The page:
Thursday, May 04, 2006
Starve the Beast?
Since the Reagan years, some conservatives have advocated a starve the beast approach to reducing the size of government. This approach involved getting elected by selling popular tax cuts and then counting on the resulting growth and/or distaste for deficits to balance the budget. Of course, the supply-side arguments (tax cuts pay for themselves with economic growth) were wrong. So that leaves the deficit approach. Students of behavioral economics should quickly recognize that this idea is also unsound (unless your goal is to impose serious costs on future generations) because hyperbolic discounting likely plays an important role in this decision making process. Cutting spending when there are large deficits, like exercise, eating healthy, or saving money, is something that I realize I probably should do, but I always assume that later me (or later elected officials) can take care of it. Today, I want my cookies, my bridge to sparsely inhabited islands in Alaska, or my tax cut. Of course, when tomorrow comes, I still want my cookies, tax cut, and/or pet project, and I know that tomorrow me will take care of it. This doesn't happen either, and pretty soon, I am fat, the government has a huge deficit, and Medicare is going to fall apart (despite all the rhetoric Social Security is not that big of a problem, Medicare, though, scares the crap out of me and many of the smartest economists I know).
Sadly, I don't know how to solve the overall problem with hyperbolic discounting in government. All I can do is refuse to support tax cuts which are not offset by other tax increases or spending cuts. Tax cuts by themselves are not actually tax cuts. They are tax shifts (and I recommend using this language whenever discussing "tax cuts" with people). Taxes are shifted from today's tax payers to later tax payers (either in the form of higher taxes or lower services) -- i.e., they are shifted from your parents to you.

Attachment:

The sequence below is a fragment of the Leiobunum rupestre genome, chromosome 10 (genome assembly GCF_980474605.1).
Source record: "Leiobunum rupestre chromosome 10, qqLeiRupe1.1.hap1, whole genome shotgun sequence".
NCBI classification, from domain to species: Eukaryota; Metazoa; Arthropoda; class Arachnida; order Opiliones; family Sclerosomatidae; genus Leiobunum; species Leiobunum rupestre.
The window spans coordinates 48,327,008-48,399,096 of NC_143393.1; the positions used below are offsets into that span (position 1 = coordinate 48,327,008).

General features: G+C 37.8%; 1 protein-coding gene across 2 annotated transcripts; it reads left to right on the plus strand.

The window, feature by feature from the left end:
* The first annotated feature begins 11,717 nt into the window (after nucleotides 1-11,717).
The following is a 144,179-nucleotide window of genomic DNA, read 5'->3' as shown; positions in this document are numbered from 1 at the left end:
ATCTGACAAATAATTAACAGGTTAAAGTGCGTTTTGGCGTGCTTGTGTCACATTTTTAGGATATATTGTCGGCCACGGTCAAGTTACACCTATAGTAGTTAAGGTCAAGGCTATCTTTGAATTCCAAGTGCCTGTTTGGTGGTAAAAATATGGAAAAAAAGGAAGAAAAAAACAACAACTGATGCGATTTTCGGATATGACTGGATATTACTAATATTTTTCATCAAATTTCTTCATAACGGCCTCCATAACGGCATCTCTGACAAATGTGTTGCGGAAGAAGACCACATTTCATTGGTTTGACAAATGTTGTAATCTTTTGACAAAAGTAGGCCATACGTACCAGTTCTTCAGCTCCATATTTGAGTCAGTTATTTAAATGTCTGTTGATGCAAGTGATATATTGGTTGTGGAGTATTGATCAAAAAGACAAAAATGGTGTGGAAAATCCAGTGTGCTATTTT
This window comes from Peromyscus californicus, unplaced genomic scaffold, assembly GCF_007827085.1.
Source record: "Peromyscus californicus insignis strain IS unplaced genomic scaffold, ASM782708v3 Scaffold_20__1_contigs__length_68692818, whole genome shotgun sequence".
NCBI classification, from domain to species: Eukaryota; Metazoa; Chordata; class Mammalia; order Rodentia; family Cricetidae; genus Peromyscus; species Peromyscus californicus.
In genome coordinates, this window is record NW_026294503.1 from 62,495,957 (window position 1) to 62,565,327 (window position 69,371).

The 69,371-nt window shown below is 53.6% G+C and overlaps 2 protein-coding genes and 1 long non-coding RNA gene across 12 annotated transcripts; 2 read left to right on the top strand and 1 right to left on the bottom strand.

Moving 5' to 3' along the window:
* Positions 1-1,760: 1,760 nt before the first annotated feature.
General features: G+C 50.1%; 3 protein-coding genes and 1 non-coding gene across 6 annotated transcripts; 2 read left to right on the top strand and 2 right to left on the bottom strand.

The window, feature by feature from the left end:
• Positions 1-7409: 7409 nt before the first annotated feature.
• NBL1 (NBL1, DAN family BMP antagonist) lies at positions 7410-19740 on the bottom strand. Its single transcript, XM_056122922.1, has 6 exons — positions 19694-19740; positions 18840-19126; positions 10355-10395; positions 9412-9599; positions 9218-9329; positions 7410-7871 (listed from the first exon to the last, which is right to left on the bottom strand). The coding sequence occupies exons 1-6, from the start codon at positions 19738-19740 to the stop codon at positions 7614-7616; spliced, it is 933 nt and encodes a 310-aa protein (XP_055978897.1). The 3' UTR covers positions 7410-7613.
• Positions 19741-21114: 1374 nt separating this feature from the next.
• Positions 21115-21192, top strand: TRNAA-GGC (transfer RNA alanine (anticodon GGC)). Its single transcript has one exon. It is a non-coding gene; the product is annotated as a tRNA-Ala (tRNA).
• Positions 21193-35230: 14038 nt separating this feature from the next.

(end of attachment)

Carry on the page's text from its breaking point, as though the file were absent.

Some argue that economic growth will make future generations richer and thus it will be less of a burden on them to pay it off (I guess this sort of like arguing that it is ok because taxes will be progressive across generations). While quasi-true (economic growth is likely, but not certain -- update -- Tony V debunks the whole idea over at econball pointing out that growth in GDP does not substantially outpace the interest on the debt), I find this position morally dubious given that these future citizens are not represented in our current system. They have no chance to vote on these policies, and it is pretty easy to predict that our future citizens (or future selves) would oppose large deficit spending among current generations almost unanimously. Unless it is abundantly obvious that the public goods being produced by our current deficits are used to make future generations substantially better off, I don't see how we can reasonably justify them.
"Knowingly make future generations worse off so we can consume more today" seems like a strange philosophy to embrace, but maybe that's just me.
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